James Longley’s Angels Are Made of Light is an essential document, chronicling several seasons at the Daqiqi Balkhi School in Kabul, Afghanistan. The remnants of conflict are everywhere, even as life goes on in and around this war-torn landscape. Longley chronicles the school, which as the film begins is a grouping of tents, before it moves into an actual building, and follows several students and teachers as they navigate their day-to-day life. Children play and study and goof around, while teachers go through the routine of reading, writing, and arithmetic. There is an emphasis, despite the proliferation of religious texts, on logical, reason based thinking. The teachers are acutely aware that greed, ego, and petty differences are at the heart of much of their country’s troubles, and seem determined to push past religious and political animosity. Still, Longley is not naive, and as this school becomes a polling station for a national election, he captures plenty of arguments and flared tempers, as well as competing religious ceremonies. He’s not interested in editorializing, but the stark differences are clear enough. America has been involved in conflict in Afghanistan for almost 20 years, and while Angels Are Made of Light is not specifically political, the specter of US occupation hangs over most of the people in the film. It’s a fact of life, something that exists like breathing or the weather.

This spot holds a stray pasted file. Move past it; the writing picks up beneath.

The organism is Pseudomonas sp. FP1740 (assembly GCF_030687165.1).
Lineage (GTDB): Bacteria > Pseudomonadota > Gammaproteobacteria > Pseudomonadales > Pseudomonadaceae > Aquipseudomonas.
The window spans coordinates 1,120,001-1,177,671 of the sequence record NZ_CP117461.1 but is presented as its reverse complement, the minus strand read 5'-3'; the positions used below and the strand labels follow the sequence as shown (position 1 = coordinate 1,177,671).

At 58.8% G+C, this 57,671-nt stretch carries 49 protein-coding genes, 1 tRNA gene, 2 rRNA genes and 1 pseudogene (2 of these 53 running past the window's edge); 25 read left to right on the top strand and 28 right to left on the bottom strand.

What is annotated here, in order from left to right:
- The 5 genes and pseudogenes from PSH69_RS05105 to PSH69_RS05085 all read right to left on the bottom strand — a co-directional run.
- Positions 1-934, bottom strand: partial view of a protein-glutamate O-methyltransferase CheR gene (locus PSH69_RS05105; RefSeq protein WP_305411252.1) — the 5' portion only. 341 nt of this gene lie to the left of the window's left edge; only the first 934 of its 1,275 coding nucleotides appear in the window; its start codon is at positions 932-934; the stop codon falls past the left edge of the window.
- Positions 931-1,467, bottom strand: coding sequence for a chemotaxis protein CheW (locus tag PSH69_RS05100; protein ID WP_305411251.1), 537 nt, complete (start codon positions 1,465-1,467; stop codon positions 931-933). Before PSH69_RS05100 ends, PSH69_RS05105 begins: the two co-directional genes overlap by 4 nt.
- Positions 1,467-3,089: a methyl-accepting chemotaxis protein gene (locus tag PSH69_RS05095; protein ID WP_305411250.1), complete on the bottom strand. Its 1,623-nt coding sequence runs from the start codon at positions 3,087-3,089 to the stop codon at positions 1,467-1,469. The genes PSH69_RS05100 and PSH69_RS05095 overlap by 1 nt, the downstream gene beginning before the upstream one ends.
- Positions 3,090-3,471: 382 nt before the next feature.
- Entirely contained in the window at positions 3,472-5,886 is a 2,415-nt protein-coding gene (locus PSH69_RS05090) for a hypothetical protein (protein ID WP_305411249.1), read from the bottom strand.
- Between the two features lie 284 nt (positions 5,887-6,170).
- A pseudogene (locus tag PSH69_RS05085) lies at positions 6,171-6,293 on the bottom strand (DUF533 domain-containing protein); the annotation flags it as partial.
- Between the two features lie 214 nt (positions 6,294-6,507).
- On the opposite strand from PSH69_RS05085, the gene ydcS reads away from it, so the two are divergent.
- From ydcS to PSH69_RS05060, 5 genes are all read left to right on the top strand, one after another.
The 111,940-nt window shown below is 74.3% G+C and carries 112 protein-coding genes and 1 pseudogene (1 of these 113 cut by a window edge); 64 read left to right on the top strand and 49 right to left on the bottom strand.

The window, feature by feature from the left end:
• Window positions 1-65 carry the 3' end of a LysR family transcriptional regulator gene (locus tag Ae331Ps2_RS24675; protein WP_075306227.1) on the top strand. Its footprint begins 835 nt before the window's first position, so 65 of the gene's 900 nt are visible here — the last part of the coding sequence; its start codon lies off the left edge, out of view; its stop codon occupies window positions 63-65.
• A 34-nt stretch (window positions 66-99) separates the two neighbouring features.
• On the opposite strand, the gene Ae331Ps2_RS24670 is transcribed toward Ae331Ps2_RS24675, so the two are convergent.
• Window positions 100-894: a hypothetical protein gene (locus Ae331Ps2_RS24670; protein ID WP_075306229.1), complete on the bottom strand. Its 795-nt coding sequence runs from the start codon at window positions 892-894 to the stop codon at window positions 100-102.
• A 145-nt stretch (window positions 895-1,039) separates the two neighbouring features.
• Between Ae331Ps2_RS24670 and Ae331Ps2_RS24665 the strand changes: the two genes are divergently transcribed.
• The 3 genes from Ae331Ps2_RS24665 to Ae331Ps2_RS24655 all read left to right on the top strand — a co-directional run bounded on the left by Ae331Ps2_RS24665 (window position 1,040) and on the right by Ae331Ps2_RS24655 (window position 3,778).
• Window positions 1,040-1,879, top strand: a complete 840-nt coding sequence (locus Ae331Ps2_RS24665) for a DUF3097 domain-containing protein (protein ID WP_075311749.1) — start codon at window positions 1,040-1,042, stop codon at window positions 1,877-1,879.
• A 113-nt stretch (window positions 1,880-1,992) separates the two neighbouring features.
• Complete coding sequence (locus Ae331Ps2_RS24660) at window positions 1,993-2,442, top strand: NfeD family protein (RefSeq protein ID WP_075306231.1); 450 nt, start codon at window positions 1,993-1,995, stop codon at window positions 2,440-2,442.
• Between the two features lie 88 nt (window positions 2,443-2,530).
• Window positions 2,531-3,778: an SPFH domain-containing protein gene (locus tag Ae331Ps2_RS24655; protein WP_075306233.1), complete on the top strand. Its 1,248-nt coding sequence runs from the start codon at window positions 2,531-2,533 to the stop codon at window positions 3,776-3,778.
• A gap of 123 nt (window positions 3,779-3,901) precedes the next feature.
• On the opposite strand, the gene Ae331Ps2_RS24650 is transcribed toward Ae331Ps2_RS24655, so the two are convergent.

Longley makes sure to reflect the beauty of the landscape and the bustling city streets, but also shows children having to choose between work and school, and watches them as they contemplate what kind of future they might have if the fighting would stop. Kabul, as depicted here, seems relatively peaceful, but the threat of conflict is constant. Longley indulges in a couple of essayistic interludes, using archival footage to fill in historical details, and while they are too brief to be particularly educational, they do illustrate a violent history that has occupied the better part of the 20th Century. At one point, someone in the film mentions that everything would be okay if only Afghans could get rid of the Taliban and America. That we’re mentioned in the same breathe should give every American pause. Longley’s film declares the humanity of a people, whom exist only in an abstract sense to most of us, in a country that is shaping their future. We must do better, their future depends on it.
Published as part of July 2019’s Before We Vanish.